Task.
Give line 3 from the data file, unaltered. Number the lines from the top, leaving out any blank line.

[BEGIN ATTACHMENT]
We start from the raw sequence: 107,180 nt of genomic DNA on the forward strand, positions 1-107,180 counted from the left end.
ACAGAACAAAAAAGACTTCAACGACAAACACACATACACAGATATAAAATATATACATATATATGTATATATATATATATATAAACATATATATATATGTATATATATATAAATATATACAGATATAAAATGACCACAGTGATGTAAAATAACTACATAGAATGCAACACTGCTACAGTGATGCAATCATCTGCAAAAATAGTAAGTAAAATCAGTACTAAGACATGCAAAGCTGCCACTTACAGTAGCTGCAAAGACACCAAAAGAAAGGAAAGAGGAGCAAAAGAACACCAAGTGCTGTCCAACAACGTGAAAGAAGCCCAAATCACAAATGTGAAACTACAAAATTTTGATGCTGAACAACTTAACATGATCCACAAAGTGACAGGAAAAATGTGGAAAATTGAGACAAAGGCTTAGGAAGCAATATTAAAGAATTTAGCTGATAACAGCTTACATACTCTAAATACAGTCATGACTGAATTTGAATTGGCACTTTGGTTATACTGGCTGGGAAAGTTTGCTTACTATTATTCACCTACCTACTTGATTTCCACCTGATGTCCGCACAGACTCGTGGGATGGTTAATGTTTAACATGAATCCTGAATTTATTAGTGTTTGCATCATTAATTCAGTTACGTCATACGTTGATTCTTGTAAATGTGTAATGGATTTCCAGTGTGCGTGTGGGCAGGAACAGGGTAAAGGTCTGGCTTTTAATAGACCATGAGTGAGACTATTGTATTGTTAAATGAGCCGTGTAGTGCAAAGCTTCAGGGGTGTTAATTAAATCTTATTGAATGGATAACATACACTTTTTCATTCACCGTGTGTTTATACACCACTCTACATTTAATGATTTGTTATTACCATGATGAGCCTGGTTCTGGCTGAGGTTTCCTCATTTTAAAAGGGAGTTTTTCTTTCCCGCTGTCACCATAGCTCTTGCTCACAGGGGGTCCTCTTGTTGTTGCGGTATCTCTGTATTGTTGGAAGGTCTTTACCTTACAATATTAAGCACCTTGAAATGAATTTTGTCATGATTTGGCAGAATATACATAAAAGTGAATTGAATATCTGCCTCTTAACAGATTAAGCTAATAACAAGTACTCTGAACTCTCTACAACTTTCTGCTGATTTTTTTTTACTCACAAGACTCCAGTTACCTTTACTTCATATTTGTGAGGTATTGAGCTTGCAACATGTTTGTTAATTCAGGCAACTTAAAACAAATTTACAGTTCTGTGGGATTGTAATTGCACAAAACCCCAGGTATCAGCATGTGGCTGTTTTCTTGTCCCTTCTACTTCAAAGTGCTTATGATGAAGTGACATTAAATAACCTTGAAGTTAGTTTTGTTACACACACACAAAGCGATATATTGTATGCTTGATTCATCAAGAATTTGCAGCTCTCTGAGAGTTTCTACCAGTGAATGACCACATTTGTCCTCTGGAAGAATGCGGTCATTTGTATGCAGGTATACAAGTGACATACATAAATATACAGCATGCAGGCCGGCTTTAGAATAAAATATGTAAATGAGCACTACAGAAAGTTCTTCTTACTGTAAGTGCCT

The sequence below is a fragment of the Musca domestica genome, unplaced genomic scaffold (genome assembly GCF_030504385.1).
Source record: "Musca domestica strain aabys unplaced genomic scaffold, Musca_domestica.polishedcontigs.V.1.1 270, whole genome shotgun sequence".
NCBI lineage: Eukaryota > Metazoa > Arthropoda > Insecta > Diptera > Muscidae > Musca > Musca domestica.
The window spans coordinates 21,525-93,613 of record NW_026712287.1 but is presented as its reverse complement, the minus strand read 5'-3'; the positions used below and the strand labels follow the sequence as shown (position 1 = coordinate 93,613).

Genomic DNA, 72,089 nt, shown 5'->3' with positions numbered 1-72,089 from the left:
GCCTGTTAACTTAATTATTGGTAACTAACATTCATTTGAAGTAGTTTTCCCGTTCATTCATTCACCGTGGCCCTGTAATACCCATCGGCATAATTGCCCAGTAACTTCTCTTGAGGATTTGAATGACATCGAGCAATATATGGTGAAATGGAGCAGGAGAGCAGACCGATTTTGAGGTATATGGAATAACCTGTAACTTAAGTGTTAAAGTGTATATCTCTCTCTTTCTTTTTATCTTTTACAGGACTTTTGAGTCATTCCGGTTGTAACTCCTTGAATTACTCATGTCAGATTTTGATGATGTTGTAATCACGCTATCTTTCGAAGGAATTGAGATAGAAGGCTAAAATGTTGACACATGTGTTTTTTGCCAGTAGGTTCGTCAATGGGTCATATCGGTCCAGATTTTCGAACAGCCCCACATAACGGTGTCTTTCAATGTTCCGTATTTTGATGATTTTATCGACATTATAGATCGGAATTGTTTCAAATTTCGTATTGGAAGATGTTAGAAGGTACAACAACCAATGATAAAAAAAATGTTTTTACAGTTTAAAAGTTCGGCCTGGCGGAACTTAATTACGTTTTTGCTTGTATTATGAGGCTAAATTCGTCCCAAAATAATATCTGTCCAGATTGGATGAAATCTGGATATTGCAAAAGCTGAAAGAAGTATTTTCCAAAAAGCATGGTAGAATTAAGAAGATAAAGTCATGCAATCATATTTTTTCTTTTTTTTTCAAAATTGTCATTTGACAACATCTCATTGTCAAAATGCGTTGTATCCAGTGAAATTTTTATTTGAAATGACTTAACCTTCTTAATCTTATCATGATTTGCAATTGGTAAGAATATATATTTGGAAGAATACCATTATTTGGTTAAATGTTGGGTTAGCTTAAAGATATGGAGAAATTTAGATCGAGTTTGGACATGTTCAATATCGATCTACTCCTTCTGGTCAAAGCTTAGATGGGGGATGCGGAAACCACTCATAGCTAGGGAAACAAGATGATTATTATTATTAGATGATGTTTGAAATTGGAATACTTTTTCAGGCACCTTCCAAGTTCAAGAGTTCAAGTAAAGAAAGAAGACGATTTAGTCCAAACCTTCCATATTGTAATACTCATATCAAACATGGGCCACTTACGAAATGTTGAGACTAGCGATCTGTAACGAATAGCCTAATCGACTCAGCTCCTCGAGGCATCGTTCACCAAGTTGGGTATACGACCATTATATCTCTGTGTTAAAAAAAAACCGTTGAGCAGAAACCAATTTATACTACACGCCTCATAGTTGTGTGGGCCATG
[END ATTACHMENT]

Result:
The sequence below is a fragment of the Musca domestica genome, unplaced genomic scaffold (genome assembly GCF_030504385.1).